God and Individualized Service

When at the Last Supper with His apostles, Jesus Christ knelt before each of them and washed their feet. The significance of such an act, it being the last act of intimate love between the Savior and His apostles before His crucifixion, remains deeply in my mind.  Apparently, charitable service was one of the last messages the Savior wanted to leave us with before He departed the earth.  Other acts of service resound deeply with my heart, however, especially the Lord's ministry to the sick, afflicted, blind, deaf, and so forth. As Alma prophesied, "And he shall go forth, suffering pains and afflictions and temptations of every kind; and this that the word might be fulfilled which saith he will take upon him the pains and sicknesses of his people." (Alma 7:11, see also v.12-13)  The Savior performed various acts of service to demonstrate what we, as mortals, can aspire to, and performed the ultimate act of service to illustrate what we can ultimately become as Gods and Goddesses of love ourselves (see Romans 8:14-19).

How, then, can the Savior love us each personally and individually?  Because the Savior suffered the Atonement, He comprehends with perfect understanding, depth, and wisdom each of our trials and how to administer to us accordingly.  His service to us, in my mind, can come in several ways, though.  One way that I have found is that the Savior sends us angels to lift us up.  Christ has given that promise to the Saints, and He has also promised that we can ask for what we desire in prayer and He will give it unto us.  They will show themselves unto each of us, if we have strong faith and a firm mind in every form of godliness (Moroni 7:30).  And angels do not always have to be glorified, immortal beings-they can also be people in this life such as friends, family, teachers, priesthood leaders, and other amazing individuals in life.  As I recall Elder Holland testifying at a fireside I once attended, "I have seen angels whose feet have not left the ground." Some people, though not gifted in spectacular or showy ways, possess the marvelous gift of selfless service, which, in the eternal scheme of things, will make just as much of a difference as other more public gifts.

The Savior also loves us on an intimate level by conversing with us in prayer.  When Nephi spoke of prayer, he said that he was "speaking with the Lord", not to the Lord.  The Savior loves to communicate with us in a very healing and peaceable sort of way, one that comforts, sustains, instructs, lovingly chastens, and guides in perfection.  Once we finish praying with God, we go to study the scriptures, because Elder Hales once stated, "When we want to talk with God, we pray.  When we want to hear His voice, we study the scriptures."  The scriptures, then, also provide another method by which the Savior serves us personally.  He has spoken unto His chosen servants, and inspired various individuals to bring the scriptures forth, that we might have personal revelation in all things.  As Nephi once stated, "The words of Christ will tell you all things what ye should do."  If Christ has spoken enough for us to know all things that we should do, then I believe it is an excellent idea to turn to the scriptures first whenever a problem arises.  I also believe this shows us how much Christ is willing to guide us along by helping us keep such scriptures in mind, and by speaking those words aloud to ourselves sometimes when life really starts growing difficult.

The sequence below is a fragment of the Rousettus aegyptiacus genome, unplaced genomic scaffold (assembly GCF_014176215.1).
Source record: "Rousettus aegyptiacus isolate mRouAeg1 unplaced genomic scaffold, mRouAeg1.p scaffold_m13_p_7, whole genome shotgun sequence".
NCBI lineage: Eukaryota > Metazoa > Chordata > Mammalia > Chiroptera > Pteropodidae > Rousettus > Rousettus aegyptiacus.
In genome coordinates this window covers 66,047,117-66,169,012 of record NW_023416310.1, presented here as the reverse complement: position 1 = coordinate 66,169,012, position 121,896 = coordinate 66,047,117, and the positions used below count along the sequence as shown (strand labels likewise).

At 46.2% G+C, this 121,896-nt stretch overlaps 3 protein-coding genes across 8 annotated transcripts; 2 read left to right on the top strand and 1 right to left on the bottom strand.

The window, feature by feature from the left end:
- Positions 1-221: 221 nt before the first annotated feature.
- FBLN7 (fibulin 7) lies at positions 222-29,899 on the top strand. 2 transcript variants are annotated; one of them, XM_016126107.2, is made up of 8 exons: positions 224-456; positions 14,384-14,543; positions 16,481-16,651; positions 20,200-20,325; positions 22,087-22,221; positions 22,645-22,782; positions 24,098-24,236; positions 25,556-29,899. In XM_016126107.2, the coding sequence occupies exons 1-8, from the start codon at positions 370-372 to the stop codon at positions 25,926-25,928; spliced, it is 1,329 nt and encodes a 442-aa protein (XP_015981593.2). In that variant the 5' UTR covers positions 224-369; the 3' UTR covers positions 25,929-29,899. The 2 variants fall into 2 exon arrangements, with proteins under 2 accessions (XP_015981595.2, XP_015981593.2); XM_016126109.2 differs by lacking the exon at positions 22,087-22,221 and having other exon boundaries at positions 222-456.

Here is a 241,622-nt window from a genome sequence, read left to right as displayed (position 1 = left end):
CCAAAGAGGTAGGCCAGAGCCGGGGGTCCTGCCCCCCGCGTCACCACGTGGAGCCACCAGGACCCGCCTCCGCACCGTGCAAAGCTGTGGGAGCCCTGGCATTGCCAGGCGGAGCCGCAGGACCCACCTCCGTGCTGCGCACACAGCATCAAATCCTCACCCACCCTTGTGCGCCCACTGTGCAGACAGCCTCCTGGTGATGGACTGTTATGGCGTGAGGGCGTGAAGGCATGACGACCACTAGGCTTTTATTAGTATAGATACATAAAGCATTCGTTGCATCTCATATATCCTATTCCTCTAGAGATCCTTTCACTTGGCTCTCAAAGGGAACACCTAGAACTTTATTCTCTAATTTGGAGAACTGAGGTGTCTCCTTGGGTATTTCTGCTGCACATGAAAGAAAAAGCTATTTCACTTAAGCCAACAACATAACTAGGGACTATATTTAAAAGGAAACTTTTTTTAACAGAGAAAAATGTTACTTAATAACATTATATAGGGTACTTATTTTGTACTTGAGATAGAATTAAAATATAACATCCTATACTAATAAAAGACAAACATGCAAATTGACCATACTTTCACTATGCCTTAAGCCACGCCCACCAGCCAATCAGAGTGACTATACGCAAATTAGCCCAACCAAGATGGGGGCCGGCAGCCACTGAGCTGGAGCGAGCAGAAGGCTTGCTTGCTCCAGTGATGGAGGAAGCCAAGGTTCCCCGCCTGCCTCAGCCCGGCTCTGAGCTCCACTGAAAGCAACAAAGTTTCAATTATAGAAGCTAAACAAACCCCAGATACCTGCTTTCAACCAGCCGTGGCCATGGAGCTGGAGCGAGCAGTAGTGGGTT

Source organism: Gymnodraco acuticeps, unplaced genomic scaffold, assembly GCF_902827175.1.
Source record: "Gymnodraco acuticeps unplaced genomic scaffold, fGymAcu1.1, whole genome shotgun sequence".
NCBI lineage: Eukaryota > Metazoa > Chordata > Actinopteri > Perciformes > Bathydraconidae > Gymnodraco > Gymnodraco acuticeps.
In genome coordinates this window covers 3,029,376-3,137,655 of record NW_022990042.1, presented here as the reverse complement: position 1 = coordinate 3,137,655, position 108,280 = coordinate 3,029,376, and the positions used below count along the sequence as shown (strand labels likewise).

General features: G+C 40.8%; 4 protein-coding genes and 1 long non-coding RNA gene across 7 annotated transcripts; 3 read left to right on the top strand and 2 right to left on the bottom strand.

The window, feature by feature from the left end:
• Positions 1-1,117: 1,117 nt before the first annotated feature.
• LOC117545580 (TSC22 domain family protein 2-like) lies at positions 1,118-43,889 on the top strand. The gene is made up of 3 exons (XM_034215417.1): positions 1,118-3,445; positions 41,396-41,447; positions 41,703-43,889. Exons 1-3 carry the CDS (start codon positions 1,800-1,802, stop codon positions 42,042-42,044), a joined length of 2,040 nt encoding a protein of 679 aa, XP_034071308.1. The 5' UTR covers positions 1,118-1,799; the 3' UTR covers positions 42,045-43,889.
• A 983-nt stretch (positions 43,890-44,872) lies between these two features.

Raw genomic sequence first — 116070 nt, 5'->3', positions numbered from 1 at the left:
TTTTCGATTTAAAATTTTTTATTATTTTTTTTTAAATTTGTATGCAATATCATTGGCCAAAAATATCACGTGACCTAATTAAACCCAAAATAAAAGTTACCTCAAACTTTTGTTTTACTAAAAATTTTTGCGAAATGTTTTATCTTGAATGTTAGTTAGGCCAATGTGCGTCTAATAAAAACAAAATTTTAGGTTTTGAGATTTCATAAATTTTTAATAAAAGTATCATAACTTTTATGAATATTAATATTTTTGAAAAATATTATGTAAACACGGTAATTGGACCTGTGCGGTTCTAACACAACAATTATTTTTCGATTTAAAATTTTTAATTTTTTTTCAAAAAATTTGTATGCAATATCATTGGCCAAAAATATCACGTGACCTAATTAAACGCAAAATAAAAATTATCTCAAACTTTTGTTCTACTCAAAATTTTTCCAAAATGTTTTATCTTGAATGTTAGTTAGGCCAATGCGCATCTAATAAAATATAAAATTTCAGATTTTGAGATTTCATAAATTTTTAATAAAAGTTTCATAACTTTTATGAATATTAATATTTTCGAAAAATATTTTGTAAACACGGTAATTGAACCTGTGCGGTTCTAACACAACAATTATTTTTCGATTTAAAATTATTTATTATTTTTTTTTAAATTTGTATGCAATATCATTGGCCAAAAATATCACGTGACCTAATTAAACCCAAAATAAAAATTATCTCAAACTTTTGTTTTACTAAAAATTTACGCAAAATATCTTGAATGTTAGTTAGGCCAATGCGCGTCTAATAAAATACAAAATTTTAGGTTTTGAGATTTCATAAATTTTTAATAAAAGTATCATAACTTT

Finally, Jesus serves us in love individually by providing tender mercies to us throughout each day.  Whether it is a kind word, some quality time, a gift, hugs from people, or a thoughtful act, those all can touch our hearts as we look for those little presents from Him each and every day.  Christ also provides tender mercies when we are stressed out, temporally struggling, spiritually aching or falling short, and more.  I have personally experienced comfort, direct knowledge on how to resolve or at least soften stress, mercy when I most definitely deserved a chastening hand or punishment, and more.  The Lord has, as David once expressed in Psalms 117, turned each wilderness in my life into a garden of Eden, and transformed every desert into a flowing river to quench my thirst.

 And all this, in summary, applies to SSA because the Lord knows how to love us regardless of our inner conflicts, pains, oppositions, dysfunctional relationships, doubts, fears, concerns, and all the rest we deal with and attempt to resolve.  Each of us, I know, turns to Jesus Christ because we look up with tear-filled, hopeful eyes to heaven, asking God to assist us in our progress towards the upward trail to heaven.  The mountain of the Lord is a temple all the way up-not just a temple at the top, but I wonder sometimes how many of us pause to see the many individual gifts God gives to us on the way.  Every little rose, every scent upon the air, every sound of flowing streams, each touch of pine needles and earth and every insight we find along the way-those are His gifts to us.  And I know with all my heart that God loves us in every way-all we have to do is live with gratitude and love in our hearts, expressing it through virtuous living as we know through the Spirit to be right.  As John once expressed, I share the sentiment, "We love Him, because He first loved us."  May we all continue in that lifestyle, and receive the mercy of God's individual, perfect love.

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